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Walking preserves memory

2 types of walking that you should practice

Not only brain games help keep our brain active. Research has found that walking between 9 and 15 kilometers (between 5 and 9 miles) per week can help us preserve memory and avoid brain diseases that can occur with age. Are you already getting ready to go for a walk?

If you are one of those who believe that spending hours doing crossword puzzles and mental exercises helps you speed up and keep your memory active, here is a new activity that can help achieve that goal and, if you practice it, it will also help you stay healthy. Because? Because it is simply about walking; but specifically, walk 5 to 9 miles (9 to 15 kilometers) per week.

That's how it is! An exercise as simple as walking, which brings enormous physical benefits, is also good for your memory. The data arise from a study published in the journal Neurology, according to which researchers from the University of Pittsburgh led by Kirk I. Erickson detected that the gray matter of the brain is not reduced when this amount of exercise is performed.

Although this was an observational study, the researchers concluded that the more you walk, the more gray matter you will have after a decade or more, in the brain regions that are essential for cognition.

Furthermore, they highlighted that the relationship between walking and gray matter volume seems to occur only in people who regularly walk relatively long distances, which are equivalent to 9.6 kilometers to 14.5 kilometers per week. On the contrary, overexerting oneself and walking more than necessary did not prove to have more cognitive benefits (for the mind and thinking).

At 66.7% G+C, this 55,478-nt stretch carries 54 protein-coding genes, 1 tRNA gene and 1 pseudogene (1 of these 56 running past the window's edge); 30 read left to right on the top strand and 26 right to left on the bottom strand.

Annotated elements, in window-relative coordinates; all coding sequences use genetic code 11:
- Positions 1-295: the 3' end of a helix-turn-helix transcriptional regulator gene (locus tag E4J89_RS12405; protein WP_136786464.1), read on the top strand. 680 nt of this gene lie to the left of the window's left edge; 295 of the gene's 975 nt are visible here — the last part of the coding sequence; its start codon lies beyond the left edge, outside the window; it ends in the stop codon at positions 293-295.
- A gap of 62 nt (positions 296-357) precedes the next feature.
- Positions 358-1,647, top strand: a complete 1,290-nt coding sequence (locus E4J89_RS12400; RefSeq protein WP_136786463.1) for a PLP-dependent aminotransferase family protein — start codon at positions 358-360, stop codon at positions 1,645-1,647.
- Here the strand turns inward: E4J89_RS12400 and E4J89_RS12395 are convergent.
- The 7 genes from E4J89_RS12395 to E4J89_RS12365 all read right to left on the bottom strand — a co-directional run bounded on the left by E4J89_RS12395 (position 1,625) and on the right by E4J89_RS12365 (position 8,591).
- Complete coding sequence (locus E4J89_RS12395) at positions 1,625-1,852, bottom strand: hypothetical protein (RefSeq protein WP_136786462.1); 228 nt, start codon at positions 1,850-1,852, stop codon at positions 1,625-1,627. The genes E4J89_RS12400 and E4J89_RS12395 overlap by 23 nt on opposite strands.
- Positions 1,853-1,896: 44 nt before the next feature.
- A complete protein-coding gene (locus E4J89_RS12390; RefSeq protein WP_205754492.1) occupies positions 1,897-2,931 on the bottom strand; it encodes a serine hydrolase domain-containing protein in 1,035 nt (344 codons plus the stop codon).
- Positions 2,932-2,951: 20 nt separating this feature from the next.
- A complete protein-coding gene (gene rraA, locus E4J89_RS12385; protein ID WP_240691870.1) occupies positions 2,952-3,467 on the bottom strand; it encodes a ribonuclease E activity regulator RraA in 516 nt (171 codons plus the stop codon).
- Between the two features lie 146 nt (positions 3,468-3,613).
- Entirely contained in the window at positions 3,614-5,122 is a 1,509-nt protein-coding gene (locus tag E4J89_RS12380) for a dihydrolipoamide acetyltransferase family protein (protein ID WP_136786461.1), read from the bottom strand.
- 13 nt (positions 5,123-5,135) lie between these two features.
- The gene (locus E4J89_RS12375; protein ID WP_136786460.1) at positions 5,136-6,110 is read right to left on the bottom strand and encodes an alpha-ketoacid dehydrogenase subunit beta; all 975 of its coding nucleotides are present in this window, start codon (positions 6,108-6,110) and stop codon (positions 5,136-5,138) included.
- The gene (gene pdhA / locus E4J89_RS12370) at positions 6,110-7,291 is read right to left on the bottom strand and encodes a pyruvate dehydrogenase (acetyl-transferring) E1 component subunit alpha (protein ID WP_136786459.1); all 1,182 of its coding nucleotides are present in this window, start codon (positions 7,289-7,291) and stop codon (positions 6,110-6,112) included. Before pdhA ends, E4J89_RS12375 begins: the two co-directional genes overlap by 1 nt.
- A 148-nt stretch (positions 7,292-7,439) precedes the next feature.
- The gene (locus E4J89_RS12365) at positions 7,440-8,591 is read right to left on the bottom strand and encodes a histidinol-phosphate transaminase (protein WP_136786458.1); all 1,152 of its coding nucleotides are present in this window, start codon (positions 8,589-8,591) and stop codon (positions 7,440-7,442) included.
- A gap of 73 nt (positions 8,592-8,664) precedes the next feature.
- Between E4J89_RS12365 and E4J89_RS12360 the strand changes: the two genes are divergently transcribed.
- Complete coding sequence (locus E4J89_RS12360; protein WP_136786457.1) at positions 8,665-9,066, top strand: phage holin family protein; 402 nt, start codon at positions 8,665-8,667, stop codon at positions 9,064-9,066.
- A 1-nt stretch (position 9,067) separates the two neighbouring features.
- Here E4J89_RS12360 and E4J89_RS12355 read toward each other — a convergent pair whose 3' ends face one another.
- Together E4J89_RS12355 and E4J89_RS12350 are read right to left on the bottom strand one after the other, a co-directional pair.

Similarly, walking can also promote the connectivity of brain circuits, which tends to reduce as we age. This connectivity is what allows us to carry out everyday cognitive actions, such as driving a car. That's what another study found, in this case led by Arthur F. Kramer, from the University of Illinois, and published in the journal Frontiers in Aging Neuroscience. This adds more evidence of how physical exercise helps maintain good brain health.

Benefits for the mind and brain

Carrying out some activity between 30 and 60 minutes per week allows, among other things:

  • Maintain the abilities to think, reason and learn in healthy people
  • Improve memory, reasoning and judgment, in people with Alzheimer's disease or cognitive deficiencies; and
  • Delay the onset of Alzheimer's in people at risk of developing this disease

Why is this happening? One hypothesis suggests that physical activity appears to maintain the blood flow necessary for the brain to function properly, allowing us to function normally.

Other health benefits

Did you know that walking also has many other health benefits? It is known that exercising is healthy not only to lose or maintain weight but also to take care of our circulatory system and heart, as well as prevent or control diabetes and cholesterol, strengthen the lungs, prevent heart attacks and strokes, reduce blood pressure blood, improve muscle tone in the legs and abdomen, reduce stress and tension, reduce arthritic pain and stop the deterioration of bone tissue.

And you, how much do you walk daily? What are you waiting for, do you need more excuses to start walking regularly?

"Because prevention is better than cure"

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